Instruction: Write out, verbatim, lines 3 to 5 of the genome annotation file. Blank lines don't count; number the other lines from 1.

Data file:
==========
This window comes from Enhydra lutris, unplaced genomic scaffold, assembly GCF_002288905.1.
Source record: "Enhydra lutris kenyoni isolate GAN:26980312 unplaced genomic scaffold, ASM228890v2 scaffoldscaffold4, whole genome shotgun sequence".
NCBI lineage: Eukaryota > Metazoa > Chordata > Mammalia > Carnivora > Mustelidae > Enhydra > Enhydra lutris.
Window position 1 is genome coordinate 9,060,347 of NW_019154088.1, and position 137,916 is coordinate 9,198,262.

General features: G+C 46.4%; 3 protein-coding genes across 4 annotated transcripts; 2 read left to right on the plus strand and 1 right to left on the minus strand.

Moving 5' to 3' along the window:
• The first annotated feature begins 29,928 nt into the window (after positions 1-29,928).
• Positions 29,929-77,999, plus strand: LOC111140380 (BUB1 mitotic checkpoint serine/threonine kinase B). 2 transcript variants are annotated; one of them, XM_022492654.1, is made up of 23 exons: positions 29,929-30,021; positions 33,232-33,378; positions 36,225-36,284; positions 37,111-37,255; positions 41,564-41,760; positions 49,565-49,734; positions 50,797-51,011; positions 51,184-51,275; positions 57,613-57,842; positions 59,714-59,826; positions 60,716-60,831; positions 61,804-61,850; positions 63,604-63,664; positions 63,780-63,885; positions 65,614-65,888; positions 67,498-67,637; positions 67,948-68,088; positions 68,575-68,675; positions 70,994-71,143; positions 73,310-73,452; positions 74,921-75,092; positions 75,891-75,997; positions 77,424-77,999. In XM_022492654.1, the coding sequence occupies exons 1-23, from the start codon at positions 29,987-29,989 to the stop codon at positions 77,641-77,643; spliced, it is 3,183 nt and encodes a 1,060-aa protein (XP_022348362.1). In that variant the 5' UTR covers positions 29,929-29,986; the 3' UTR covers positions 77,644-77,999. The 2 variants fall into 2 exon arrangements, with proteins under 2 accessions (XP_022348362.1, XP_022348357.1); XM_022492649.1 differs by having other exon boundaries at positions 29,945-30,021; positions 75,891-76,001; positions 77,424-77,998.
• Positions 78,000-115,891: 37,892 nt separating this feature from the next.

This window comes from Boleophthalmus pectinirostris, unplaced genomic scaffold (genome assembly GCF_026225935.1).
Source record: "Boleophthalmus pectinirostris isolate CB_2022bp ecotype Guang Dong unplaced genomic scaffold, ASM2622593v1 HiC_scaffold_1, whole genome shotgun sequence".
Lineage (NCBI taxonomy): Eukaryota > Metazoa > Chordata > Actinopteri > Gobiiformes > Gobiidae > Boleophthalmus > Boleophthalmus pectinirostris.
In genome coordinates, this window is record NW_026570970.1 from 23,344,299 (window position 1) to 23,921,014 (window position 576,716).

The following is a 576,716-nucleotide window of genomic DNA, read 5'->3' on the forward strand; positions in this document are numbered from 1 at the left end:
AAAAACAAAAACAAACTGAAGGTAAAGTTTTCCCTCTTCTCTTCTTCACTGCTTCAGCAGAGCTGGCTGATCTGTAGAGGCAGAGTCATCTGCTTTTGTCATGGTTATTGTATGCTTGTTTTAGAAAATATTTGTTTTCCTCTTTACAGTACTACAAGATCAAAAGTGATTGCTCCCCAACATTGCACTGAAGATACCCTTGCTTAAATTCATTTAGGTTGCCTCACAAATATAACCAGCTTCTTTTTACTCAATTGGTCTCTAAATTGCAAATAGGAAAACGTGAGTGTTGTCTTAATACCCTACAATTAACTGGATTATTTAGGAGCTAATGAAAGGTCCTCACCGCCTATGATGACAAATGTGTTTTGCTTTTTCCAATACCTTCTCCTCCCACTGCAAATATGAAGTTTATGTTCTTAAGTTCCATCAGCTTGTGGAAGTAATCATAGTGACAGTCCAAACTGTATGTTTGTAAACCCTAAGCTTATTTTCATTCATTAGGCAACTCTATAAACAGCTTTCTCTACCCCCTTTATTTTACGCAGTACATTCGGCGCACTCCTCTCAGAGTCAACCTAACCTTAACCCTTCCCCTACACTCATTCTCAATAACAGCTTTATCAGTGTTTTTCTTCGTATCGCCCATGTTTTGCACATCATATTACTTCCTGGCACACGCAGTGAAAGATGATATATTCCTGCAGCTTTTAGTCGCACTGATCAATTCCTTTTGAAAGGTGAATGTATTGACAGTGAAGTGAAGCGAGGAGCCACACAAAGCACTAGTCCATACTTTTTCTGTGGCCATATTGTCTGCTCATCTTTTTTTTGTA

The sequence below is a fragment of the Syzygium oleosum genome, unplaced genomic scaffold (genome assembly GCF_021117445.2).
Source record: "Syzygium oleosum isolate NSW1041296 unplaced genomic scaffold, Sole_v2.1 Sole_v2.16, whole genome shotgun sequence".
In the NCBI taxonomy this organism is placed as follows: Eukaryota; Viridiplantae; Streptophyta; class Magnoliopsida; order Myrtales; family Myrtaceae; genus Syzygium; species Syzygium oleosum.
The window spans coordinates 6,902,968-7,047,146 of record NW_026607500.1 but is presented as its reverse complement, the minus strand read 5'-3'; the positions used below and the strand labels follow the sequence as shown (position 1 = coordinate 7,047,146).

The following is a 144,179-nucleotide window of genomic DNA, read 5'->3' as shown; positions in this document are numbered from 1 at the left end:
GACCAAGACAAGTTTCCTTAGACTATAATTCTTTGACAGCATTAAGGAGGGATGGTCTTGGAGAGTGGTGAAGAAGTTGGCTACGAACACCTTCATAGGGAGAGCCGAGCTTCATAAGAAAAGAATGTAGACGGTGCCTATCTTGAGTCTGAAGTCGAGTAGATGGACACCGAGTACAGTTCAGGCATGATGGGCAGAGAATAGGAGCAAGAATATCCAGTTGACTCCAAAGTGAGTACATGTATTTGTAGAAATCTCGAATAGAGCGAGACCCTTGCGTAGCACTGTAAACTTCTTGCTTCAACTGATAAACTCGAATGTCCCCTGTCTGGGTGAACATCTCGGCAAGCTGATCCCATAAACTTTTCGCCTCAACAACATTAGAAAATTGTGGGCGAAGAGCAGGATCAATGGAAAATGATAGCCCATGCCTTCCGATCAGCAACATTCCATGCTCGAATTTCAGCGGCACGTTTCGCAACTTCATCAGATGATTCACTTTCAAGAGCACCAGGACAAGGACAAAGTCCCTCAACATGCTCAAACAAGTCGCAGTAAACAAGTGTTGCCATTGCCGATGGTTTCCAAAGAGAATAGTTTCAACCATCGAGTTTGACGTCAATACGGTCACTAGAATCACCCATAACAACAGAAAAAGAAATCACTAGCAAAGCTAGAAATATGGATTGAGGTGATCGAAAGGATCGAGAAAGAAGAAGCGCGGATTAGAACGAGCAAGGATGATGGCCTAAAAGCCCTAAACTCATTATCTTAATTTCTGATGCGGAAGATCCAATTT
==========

NCBI lineage: Eukaryota > Metazoa > Chordata > Mammalia > Carnivora > Mustelidae > Enhydra > Enhydra lutris.
Window position 1 is genome coordinate 9,060,347 of NW_019154088.1, and position 137,916 is coordinate 9,198,262.

General features: G+C 46.4%; 3 protein-coding genes across 4 annotated transcripts; 2 read left to right on the plus strand and 1 right to left on the minus strand.